Byron's Memoirs (lost manuscript for unpublished book; 1824)
Byron's Memoirs were a series of memoirs by British poet and politician Lord George Gordon Byron that was written between 1818 and 1821. Though it is not truly known what was written in the memories, it is speculated that it contained exerts about his life, loves, travels, and opinions. The memoirs were never published as they were destroyed after Lord Byron's death. While it is unknown as to why the memoirs were destroyed, theories as to why the memoirs were destroyed range; either from saving Lord Byron's wife from humiliation to sabotaging Bryon. This has not stopped authors from publishing hypothetical memoirs. To this day, no fragments from the memoirs have surfaced.
Lord George Gordon Byron[edit | edit source]
Lord George Gordon Byron was born in London on January 22nd, 1788. Having developed feelings for his distant cousin and half-sister at the age of 15, he began to write poems expressing various romantic feelings. This is where he began to excel in writing. By 1806, he had published his first book titled Fugitive Pieces. As Lord Byron's career began to take off, many people started to notice the romantic themes in his poetry. In 1808, he was elected to the House of the Lords. It was not uncommon for Lord Byron to find himself traveling to places like Venice where he would indulge in the arts. He would also frequent the Balkans. As Greece waged a war of independence against the Ottoman Empire, Lord Byron sided up with the Greek rebels. Before he could see combat, he died in 1824 from an infection.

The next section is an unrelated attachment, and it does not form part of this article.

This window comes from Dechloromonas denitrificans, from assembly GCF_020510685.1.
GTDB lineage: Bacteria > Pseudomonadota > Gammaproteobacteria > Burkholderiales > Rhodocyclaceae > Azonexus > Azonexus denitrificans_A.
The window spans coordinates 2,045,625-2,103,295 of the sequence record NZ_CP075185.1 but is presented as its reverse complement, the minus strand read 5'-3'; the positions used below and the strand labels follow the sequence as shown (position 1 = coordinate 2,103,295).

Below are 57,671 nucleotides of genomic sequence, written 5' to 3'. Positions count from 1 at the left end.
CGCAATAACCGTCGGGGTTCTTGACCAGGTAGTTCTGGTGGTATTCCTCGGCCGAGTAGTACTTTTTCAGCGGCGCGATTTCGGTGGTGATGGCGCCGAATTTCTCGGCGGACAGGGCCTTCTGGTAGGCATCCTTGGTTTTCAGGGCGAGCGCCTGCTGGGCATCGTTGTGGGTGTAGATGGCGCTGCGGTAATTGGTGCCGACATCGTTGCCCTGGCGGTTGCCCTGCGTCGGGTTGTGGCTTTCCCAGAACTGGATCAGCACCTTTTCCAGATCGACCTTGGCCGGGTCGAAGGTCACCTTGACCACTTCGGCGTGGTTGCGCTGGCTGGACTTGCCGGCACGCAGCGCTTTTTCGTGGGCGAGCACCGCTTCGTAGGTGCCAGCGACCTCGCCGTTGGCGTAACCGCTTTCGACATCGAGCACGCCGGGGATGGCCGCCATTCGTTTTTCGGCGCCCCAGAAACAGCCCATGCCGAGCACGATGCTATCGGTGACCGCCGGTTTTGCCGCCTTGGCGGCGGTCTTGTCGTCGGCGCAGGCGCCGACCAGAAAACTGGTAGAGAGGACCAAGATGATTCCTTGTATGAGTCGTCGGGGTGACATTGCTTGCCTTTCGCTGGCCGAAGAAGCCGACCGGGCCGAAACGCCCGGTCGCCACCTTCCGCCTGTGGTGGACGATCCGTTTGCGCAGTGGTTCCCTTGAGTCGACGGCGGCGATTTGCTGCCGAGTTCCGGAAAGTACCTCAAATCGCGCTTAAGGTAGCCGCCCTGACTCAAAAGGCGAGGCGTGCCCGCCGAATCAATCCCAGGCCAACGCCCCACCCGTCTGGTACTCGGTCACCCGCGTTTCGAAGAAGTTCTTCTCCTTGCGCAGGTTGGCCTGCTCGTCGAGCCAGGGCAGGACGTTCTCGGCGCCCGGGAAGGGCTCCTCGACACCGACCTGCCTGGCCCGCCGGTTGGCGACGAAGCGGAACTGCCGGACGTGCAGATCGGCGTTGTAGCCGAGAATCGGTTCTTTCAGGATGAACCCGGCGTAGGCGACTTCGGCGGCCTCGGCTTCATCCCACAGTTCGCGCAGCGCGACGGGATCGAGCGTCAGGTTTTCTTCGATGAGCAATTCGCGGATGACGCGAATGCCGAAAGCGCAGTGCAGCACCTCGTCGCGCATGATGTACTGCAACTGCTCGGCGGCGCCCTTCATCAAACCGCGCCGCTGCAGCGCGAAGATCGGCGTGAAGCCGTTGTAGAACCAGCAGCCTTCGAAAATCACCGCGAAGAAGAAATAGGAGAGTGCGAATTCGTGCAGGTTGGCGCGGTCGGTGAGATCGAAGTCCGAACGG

Memoirs[edit | edit source]
As Lord Byron would travel the world, he would write down his thoughts, experiences, and opinions of where he was going. Lord Byron would frequently write to poet Thomas Moore and publisher John Murray. It is thought that the letters to the two individuals might contain excerpts of Byron's memoirs. As Lord Byron grew to trust Thomas Moore, he gave Moore the manuscripts of his memoirs.
Destruction[edit | edit source]
Thomas Moore had sold the manuscripts of Lord Byron's Memoirs to John Murray. Though there were plans to publish Lord Byron's Memoirs after his death, instead of publishing the manuscripts, Thomas Moore went to John Murry's office in London where they both burned Byron's manuscripts.
It is unknown why the two destroyed the manuscripts, but it is possible that Lord Byron had many scandals despite being a very well respected poet and politician destroying the manuscripts would protect Lord Byron's widow from the backlash of these various scandals. Recent discoveries in the memories of Daisy Hay (the step-sister of Mary Shelley) back up the various scandals as she wrote about Lord Byron getting her pregnant and then leaving her. She also went on to describe both Thomas Moore and Lord Byron as "monsters". As Lord Byron was one to sleep around with other women, it is likely many accounts as described by Daisy Hay were in Lord Byron's memoirs.
Legacy of Byron's memories[edit | edit source]
Despite having a questionable private life, Lord Byron was still very well respected among high class in British society and is still regarded as a great poet. Many have since attempted to recreate his memoirs and even make plays about him.
- In 1972, an opera titled Lord Byron premiered. Many of the events in the opera are fictionalized.
- In 1978, author Christopher Nicole compiled an imaginative recreation of Byron's memoirs titled The Secret Memoirs of Lord Byron.
- In 1989, author Robert Nye published an imaginative recreation of Byron's memoirs titled The Memoirs of Lord Byron
- In 1995, author Tom Holland published a fictional take on Lord Byron called The Vampyre, Being the True Pilgrimage of George Gordon in which the manuscripts of the memoirs were destroyed because Lord Byron was a vampire.
References[edit | edit source]
- An article about the life of Lord Byron. Retrieved 28 Mar '19
- An article that talks about the burning of Lord Byron's Manuscripts. Retrieved 28 Mar '19
- An article about Daisy Hay's account with Lord Byron Retrieved 28 Mar '19